CAIRO — In Egypt, the fallout from US President Donald Trump's Dec. 6 recognition of Jerusalem as the capital of Israel has spread beyond popular and official condemnations and protests by many countries. Religious institutions in Egypt, such as Al-Azhar and the Egyptian Coptic Orthodox Church, are now boycotting the United States.
Al-Azhar’s first response to Trump’s announcement was swift. In an official statement on Dec. 6, Al-Azhar Grand Sheikh Ahmed el-Tayeb described Trump’s decision as denying Palestinians and Arabs the rights to their holy city. “It disregarded the feelings of more than 1.5 billion Muslims and millions of Arab Christians who are deeply attached to Jerusalem's churches and monasteries.”
The second reaction came on Dec. 9, when Sheikh Abbas Shoman, the deputy sheikh of Egypt's Al-Azhar Institute called for a boycott of American products in Cairo.
He posted to Facebook, “Boycott US and Zionist products. Trump’s decision undermined and offended our feelings. I do not believe it is appropriate for any Muslim or Christian to buy an American or Zionist product. Be positive and make your own decision.”
Speaking to Al-Monitor by phone, Shoman said, “The campaign has received wide support among many Egyptian circles, spearheaded by the syndicates of pharmacists and veterinarians. The boycott campaign is the only weapon available to the Arab and Islamic peoples against US arrogance and Zionist aggression.”
In Dec. 9 press statement, Ahmad Abu Duma, the spokesman for the Egyptian Pharmacists Syndicate, said the syndicate’s Right to Medication Committee had launched an initiative to boycott all US medicines and products and that the initiative came in cooperation with the Egyptian Medical Syndicate. The Egyptian Veterinary Syndicate also announced at a press conference on Dec. 11 a boycott of US veterinary products and stated that a committee had been formed to inventory these products and find alternatives to them.
The Al-Azhar boycott measure is not limited to US products. In an official statement issued on Dec. 8, Al-Azhar rejected an official US request for Vice President Mike Pence to meet with Tayeb on Dec. 20, when Pence had been planning to visit the region. Pence later delayed his trip until 2018, citing the possibility his vote would be needed to pass US tax legislation.
The Egyptian Coptic Orthodox Church also announced Dec. 9 that it would not receive Pence in objection to Trump's decision to recognize Jerusalem as the capital of Israel.
“The unified position by Al-Azhar and the church can have a great impact because it shows the solidarity of all Egyptians of different religious affiliations with the Palestinian people and their right to an independent state with Jerusalem as its capital,” said lawmaker Omar Hamroush, who is a member of the parliamentary Religious Affairs Committee.
Despite Pence's claims to the contrary, Hamroush attributed the vice president's change of plans to this public pressure. “Following this position, the US vice president postponed his visit scheduled for Dec. 19. If this unified stance is maintained, more can be achieved. This may even lead the US to suspend the transfer of its embassy to Jerusalem, without declaring it publicly," he added.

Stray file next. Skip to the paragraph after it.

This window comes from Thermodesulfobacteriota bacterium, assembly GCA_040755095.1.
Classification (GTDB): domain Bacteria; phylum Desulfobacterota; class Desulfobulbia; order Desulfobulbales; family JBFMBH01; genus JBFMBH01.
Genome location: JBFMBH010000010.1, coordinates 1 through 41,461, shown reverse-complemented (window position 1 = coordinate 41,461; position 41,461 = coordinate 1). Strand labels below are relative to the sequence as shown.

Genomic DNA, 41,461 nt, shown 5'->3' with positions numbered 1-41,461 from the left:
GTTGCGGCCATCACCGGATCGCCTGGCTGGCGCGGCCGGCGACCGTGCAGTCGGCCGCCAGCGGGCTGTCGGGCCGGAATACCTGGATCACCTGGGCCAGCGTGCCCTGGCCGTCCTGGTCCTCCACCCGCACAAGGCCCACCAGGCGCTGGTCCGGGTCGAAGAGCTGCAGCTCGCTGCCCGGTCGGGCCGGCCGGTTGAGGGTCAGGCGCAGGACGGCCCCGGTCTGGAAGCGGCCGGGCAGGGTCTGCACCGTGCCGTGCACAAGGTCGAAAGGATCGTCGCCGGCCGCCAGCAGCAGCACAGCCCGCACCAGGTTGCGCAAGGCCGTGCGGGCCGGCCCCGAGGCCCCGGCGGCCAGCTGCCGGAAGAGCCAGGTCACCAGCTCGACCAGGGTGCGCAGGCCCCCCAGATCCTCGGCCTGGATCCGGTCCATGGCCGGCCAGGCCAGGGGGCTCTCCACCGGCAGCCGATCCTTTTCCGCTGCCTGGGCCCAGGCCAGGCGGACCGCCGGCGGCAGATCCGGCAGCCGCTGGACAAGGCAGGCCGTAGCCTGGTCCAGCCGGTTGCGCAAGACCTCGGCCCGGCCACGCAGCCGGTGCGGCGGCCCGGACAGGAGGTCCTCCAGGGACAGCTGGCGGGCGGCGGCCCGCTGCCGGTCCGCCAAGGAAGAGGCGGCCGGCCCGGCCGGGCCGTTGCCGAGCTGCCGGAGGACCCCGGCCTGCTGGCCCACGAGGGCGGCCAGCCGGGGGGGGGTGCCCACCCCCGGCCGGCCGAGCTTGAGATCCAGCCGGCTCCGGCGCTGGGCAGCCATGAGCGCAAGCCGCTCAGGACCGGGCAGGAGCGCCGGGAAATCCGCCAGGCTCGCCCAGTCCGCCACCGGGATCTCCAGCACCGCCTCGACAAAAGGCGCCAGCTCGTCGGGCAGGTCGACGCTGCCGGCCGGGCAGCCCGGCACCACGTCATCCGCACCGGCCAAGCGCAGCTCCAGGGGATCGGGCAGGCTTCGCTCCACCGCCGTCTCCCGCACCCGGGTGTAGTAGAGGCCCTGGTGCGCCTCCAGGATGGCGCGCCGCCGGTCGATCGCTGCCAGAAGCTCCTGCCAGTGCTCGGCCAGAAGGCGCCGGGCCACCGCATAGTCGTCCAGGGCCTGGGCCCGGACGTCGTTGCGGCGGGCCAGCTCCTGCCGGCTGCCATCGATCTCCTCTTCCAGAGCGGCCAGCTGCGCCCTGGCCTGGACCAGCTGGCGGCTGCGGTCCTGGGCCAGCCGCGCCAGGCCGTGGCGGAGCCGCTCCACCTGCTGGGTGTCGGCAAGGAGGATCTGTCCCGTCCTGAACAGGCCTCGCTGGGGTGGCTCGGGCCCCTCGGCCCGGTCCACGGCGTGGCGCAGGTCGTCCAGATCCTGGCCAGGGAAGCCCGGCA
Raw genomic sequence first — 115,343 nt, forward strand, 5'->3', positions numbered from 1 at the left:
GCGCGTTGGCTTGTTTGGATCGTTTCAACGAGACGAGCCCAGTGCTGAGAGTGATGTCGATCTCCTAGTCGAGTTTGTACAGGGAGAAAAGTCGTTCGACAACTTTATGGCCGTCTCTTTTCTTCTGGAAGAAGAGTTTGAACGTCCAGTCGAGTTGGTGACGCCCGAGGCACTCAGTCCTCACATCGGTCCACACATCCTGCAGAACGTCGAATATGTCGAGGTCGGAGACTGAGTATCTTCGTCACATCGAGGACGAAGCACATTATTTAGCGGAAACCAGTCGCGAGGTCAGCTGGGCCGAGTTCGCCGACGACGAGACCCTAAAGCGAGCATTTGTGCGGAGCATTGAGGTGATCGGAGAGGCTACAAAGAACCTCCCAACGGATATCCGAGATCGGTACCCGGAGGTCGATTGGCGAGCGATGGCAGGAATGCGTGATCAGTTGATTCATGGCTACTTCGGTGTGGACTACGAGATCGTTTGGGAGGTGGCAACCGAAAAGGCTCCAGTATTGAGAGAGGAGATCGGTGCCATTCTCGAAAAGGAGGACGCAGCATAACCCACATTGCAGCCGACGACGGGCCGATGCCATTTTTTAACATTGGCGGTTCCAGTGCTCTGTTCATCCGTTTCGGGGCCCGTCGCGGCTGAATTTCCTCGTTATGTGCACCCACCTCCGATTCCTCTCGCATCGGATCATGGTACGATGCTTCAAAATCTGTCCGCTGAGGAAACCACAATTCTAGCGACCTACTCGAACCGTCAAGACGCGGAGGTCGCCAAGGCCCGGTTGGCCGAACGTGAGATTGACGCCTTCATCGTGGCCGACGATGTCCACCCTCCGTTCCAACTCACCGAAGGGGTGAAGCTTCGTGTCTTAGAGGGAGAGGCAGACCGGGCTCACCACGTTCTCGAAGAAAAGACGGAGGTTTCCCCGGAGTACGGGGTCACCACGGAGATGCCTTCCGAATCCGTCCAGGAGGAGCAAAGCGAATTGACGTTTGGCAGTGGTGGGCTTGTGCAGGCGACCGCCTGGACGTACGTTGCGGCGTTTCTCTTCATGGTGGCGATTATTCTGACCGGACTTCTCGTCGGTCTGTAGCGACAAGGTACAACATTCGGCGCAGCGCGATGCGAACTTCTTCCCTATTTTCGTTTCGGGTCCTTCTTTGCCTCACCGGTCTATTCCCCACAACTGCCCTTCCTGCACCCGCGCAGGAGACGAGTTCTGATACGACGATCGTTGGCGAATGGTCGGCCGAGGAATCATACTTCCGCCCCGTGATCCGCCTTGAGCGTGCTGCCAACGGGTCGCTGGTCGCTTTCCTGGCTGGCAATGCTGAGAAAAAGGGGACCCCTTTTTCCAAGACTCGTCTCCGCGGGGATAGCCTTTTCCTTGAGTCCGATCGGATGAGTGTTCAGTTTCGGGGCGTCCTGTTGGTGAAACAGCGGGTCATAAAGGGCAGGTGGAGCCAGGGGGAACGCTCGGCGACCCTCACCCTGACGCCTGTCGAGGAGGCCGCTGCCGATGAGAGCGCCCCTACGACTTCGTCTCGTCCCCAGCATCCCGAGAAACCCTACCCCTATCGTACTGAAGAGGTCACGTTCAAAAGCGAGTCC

Nurhan al-Sheikh, a professor of political science at Cairo University, said the calls by Al-Azhar and the church to boycott US products and decision-makers could have a clear impact if they turn global.
She explained to Al-Monitor that the volume of trade between Egypt and the United States is low and Egypt's boycott of US products will not have a significant effect. “Southeast Asian countries, however, have a huge trade exchange with the US. A simple boycott threat by these states could have a strong impact. Al-Azhar can pass the boycott campaign to these countries with a large Muslim population, such as Malaysia,” she added.
Yusri al-Azbawi, a political researcher at Al-Ahram Center for Political and Strategic Studies, shared this opinion. He said, “The internationalization by Al-Azhar and the Egyptian church of their boycott campaigns in objection to the US decision could have a global political impact. These religious institutions influence Muslim and Christian public opinion inside the US. This could push US voters to give more votes in the US midterm congressional elections to the Democratic Party, [to make it] somewhat capable of curbing Trump's decisions.”
Shukri al-Jundi, undersecretary of the parliamentary Religious Affairs Committee, told Al-Monitor, “The position by Al-Azhar and the church, although honorable, will not exert the necessary pressure on the US administration. The required pressure will only be achieved if the unity displayed by Al-Azhar and the church is also shown by all Arab and Islamic countries and governments. They must all set their differences aside and focus on finding a unified strategy to pressure the US administration into renouncing its decision on Jerusalem. Together, the Arab and Islamic countries could have a political, strategic and economic effect on the US. A unified strategy will have a major impact on US policy.”
Meanwhile, economist Alaa Rizk believes the boycott campaign called for by Al-Azhar will have no major effect at the political and economic levels. “The Arab region and the Islamic countries will not find a substitute for many US goods, not to mention that the US is supplying the Gulf region with weapons while Egypt is benefiting from US financial aid,” he told Al-Monitor. “I do not think that the boycott campaigns will find support by many Muslims, even if launched by Al-Azhar. Many Muslims reside in the US and work for US companies. Also, many Christians are getting visas from Israel to go on pilgrimage to Jerusalem.”
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